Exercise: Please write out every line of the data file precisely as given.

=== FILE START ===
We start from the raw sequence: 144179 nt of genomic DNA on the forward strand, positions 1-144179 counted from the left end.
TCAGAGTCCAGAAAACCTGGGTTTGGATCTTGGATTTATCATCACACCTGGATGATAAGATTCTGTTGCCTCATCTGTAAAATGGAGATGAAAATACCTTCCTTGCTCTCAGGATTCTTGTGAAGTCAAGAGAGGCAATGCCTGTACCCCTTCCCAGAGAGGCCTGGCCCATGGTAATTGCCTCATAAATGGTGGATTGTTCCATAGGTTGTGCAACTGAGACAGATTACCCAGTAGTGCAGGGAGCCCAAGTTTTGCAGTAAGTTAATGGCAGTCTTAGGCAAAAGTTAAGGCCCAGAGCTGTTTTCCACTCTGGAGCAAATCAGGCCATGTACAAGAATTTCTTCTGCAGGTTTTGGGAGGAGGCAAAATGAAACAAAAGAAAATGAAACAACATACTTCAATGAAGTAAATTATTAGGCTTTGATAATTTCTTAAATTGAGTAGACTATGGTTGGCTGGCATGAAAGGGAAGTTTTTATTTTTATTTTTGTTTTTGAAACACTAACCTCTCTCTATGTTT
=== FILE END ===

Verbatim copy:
We start from the raw sequence: 144179 nt of genomic DNA on the forward strand, positions 1-144179 counted from the left end.
TCAGAGTCCAGAAAACCTGGGTTTGGATCTTGGATTTATCATCACACCTGGATGATAAGATTCTGTTGCCTCATCTGTAAAATGGAGATGAAAATACCTTCCTTGCTCTCAGGATTCTTGTGAAGTCAAGAGAGGCAATGCCTGTACCCCTTCCCAGAGAGGCCTGGCCCATGGTAATTGCCTCATAAATGGTGGATTGTTCCATAGGTTGTGCAACTGAGACAGATTACCCAGTAGTGCAGGGAGCCCAAGTTTTGCAGTAAGTTAATGGCAGTCTTAGGCAAAAGTTAAGGCCCAGAGCTGTTTTCCACTCTGGAGCAAATCAGGCCATGTACAAGAATTTCTTCTGCAGGTTTTGGGAGGAGGCAAAATGAAACAAAAGAAAATGAAACAACATACTTCAATGAAGTAAATTATTAGGCTTTGATAATTTCTTAAATTGAGTAGACTATGGTTGGCTGGCATGAAAGGGAAGTTTTTATTTTTATTTTTGTTTTTGAAACACTAACCTCTCTCTATGTTT